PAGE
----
Baccalaureate planned for May 4

Randy LambertRandy Lambert ’76, who recently retired from a nearly 40-year career as head coach of the Maryville College men’s basketball team, will be this year’s baccalaureate speaker.

The title of his sermon is “Success and Significance” and the Scripture reading is from Matthew 5: 13-16.

Held in the Clayton Center for the Arts’ Ronald and Lynda Nutt Theatre, the baccalaureate ceremony will begin at 10 a.m., Sat., May 4 and is open to the public.

Lambert, who now serves Maryville College as the Athletics Campaign Coordinator, concluded his 39th and final season directing the Maryville College basketball program. A Maryville College graduate who was a member of the Scots basketball team, Lambert began his first season as head coach of the Scots in 1980 after three successful years at Lenoir City (Tenn.) High School.

With 722 career victories, Lambert is one of the most successful NCAA Division III coaches. He finished his career ranked fourth in the country among active head coaches in career victories. Among all-time Division III coaches, Lambert is ranked eighth in total victories and 25th across NCAA Division III by winning percentage. He ranks 42nd all-time across all divisions with 722 wins, passing John Wooden’s 664 win total in 2016-17. Backed by its consistency in winning and its up-tempo style of play, his program was considered one of the best in the nation. His career record is 722-325 for a winning percentage of .689.

Lambert and his wife, Laney, have three children — Kami, Jason Lambert ’08 and Wes Lambert ’12 – and four grandchildren.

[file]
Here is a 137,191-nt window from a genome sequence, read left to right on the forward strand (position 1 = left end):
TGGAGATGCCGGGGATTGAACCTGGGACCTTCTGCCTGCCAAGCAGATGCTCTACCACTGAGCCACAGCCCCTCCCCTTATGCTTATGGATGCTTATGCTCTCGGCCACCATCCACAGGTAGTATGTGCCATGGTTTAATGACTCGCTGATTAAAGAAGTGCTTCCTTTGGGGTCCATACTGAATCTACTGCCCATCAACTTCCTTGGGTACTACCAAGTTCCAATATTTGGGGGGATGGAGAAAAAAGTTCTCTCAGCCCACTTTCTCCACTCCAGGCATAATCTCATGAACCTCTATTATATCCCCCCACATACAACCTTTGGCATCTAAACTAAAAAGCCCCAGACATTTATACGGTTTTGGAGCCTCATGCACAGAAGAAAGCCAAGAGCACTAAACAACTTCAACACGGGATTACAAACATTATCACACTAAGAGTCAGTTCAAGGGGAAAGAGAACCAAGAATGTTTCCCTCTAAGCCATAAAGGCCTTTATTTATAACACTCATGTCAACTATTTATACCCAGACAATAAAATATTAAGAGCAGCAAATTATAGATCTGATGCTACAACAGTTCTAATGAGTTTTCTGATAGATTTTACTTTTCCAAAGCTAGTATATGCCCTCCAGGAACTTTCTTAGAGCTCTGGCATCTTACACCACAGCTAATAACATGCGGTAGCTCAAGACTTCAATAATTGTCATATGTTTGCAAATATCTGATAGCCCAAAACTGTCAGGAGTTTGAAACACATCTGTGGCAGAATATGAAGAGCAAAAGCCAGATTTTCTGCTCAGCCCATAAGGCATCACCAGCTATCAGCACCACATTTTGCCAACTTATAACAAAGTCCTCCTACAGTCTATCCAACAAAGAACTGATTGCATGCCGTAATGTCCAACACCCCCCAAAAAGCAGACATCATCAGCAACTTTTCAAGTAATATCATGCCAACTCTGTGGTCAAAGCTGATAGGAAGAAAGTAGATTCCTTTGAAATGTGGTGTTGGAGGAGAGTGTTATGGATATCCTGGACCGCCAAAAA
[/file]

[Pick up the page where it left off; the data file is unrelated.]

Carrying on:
“For the past few years, we have asked students to suggest potential Baccalaureate speakers,” Bogart said. “Those suggestions have identified campus leaders who have an influence well beyond their individual contacts with students. Randy Lambert is a Maryville College alumnus and legendary head basketball coach, but even more than that, he is a respected leader in this community. I feel certain that his message will be both inspiring and memorable for our students.”

(Photo of Jack Neely by Kellie Crye Ward)

Jack Neely

(Photo of Jack Neely by Kellie Crye Ward)

Maryville College is a nationally-ranked institution of higher learning and one of America’s oldest colleges. For more than 200 years, we’ve educated students to be giving citizens and gifted leaders, to study everything, so that they are prepared for anything — to address any problem, engage with any audience and launch successful careers right away. Located in Maryville, Tennessee, between the Great Smoky Mountains National Park and the city of Knoxville, Maryville College offers nearly 1,200  students from around the world both the beauty of a rural setting and the advantages of an urban center, as well as more than 60 majors, seven pre-professional programs and career preparation from their first day on campus to their last. Today, our 10,000 alumni are living life strong of mind and brave of heart and are prepared, in the words of our Presbyterian founder, to “do good on the largest possible scale.”